"There's no bigger punch to the gut than when the closer doesn't close. Boom. You could've heard a pin drop," Hurdle recalled. "It was deathly still, which was a cool sound in and of itself, because it had been so electric when the pitch was out of his hand.
"From everyone standing up and 'Let's go Bucs!' and all heck breaking loose to ... nothing. And I'm thinking, 'This is pretty cool.'"
Hurdle's mind immediately flashed back to Oct. 10, 1980. The Bronx. Eighth inning. With the Yankees holding a 2-1 lead over Kansas City in Game 3 of the ALCS, George Brett ripped a three-run homer off Goose Gossage to send the Royals to the World Series, and 56,588 in Yankee Stadium clammed up.
"I never had been in a venue where there were that many people go quiet," Hurdle said.
Tuesday night, there were only 21,516 people in PNC Park, but the effect was the same. Not the result. Minutes later, Drew Sutton's walk-off homer gave Pirates fans their voices back.
Pirates honor military on Independence Day
In celebration of Independence Day, the Pirates honored our nation's military during the third of their four-game set against the Houston Astros on Wednesday. It's Military Appreciation Day at PNC Park, and the club made up to four tickets available to each veteran and active member of the Armed Forces prior to the game's first pitch at 1:35 p.m. ET.
Also, injured Pirates pitcher Charlie Morton and his wife Cindy are hosting 40 military members and their families from Operation Troop Appreciation and Wounded Warriors during the game. Along with their tickets, the soldiers received a few Pirates gifts from Charlie and Cindy for their service to our country.
The last word
"It was one of the best Fourths I've ever had, just being with the kids and a tourist in bathing suit and flip-flops. I mentioned that the other day and [his wife] Karla says, 'Well, you know what you have to do to recreate that.' And I said, 'I'm good. I'll hold off on that for a while.'"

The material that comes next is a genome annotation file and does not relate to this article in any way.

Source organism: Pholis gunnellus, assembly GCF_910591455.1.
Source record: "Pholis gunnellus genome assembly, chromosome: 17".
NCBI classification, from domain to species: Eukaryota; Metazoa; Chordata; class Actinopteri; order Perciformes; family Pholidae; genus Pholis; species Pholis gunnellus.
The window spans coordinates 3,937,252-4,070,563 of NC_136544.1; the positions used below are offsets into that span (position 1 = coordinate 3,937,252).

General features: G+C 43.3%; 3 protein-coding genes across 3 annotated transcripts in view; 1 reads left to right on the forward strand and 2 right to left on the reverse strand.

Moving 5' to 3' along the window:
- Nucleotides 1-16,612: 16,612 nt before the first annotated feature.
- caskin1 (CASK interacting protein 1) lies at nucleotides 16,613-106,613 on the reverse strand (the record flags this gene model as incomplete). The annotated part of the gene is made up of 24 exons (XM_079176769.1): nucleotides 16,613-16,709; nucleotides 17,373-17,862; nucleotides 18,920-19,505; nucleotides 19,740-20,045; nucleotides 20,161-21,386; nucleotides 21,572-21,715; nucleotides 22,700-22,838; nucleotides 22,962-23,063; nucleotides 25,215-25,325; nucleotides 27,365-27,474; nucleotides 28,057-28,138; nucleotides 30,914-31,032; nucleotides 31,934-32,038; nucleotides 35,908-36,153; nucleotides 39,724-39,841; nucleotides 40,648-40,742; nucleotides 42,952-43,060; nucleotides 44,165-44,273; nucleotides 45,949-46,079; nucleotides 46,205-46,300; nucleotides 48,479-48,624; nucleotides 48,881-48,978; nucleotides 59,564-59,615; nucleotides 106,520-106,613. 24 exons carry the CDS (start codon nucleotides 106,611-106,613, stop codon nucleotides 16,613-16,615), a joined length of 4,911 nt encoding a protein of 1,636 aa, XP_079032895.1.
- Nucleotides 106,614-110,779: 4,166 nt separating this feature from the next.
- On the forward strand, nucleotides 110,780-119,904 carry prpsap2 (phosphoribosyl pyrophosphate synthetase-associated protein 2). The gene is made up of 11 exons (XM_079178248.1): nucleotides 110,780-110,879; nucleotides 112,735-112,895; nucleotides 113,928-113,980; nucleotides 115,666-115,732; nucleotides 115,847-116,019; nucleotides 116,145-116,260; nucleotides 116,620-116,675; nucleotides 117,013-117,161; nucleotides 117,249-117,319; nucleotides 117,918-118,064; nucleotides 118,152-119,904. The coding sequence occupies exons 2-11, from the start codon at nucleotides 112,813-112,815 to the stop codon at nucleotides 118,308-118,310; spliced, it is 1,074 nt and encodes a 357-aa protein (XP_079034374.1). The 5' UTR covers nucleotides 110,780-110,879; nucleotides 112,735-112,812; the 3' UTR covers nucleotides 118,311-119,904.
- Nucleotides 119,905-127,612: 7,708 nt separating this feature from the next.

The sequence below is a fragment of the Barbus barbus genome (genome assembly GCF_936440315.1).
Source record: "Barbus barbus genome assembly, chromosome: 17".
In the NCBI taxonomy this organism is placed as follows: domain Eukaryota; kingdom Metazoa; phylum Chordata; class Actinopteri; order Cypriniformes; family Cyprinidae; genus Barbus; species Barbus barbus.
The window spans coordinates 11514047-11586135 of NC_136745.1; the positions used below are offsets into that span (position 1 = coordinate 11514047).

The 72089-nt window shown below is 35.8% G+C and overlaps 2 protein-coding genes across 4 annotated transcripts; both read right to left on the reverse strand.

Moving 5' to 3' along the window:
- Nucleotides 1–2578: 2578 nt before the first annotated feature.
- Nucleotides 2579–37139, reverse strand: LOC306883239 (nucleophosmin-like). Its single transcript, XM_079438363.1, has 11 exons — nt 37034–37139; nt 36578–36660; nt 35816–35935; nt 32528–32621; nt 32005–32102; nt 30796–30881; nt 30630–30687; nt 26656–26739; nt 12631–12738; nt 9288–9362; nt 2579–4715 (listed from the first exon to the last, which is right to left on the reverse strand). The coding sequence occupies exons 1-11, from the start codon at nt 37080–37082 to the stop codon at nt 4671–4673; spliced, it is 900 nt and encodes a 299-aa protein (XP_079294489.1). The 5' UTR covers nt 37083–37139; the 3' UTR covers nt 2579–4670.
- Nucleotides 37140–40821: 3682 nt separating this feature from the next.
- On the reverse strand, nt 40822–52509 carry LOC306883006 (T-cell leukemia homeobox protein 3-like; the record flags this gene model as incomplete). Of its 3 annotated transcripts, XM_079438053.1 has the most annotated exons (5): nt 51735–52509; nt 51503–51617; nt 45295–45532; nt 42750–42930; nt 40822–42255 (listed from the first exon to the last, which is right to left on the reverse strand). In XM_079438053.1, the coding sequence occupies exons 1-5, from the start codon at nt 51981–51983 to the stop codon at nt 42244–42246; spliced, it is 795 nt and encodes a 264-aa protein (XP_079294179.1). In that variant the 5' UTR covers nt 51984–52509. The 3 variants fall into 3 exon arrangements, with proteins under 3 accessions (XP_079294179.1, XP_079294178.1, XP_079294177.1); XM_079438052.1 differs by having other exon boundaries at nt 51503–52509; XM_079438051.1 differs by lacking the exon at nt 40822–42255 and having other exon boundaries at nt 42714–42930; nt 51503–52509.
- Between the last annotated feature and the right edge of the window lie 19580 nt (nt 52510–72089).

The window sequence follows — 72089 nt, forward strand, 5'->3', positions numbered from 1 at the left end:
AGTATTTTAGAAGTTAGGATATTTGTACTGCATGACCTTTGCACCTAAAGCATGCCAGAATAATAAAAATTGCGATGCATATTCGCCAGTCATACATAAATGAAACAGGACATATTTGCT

-- Pirates manager Clint Hurdle, reflecting on July 4, 2009, spent out of uniform and on the beach after he'd been dismissed as Colorado manager.
• The nation joined Pirates pitcher Jared Hughes in celebrating his 27th birthday on Wednesday.
• The Pirates would have had to lose Wednesday's game to match the midpoint record of the last Pittsburgh team to play in the postseason (and have a winning record). The 1992 Bucs were 44-37 at the 81-game mark.
• In Thursday night's finale of the Houston series, the Pirates will try to complete their first four-game sweep since May 29-May 1, 2006, when they did it to the Brewers at PNC Park. Already, the Bucs have run their record in the last 12 series to 10-1-1.
• The victory over Houston rookie Dallas Keuchel improved the Pirates' home record against left-handed starters to 10-2.
• Jason Grilli's perfect outing on Wednesday was No. 300 of his career. "Those kinds of milestones, any time you reach a round number, are awesome. I hope to get 300 more before I retire," Grilli said.
• Pirates pinch-hitters have delivered 11 hits in their last 26 at-bats, an average of .423.
Tom Singer is a reporter for MLB.com and writes an MLBlog Change for a Nickel. He can also be found on Twitter @Tom_Singer. Mark Emery is an associate reporter for MLB.com. This story was not subject to the approval of Major League Baseball or its clubs.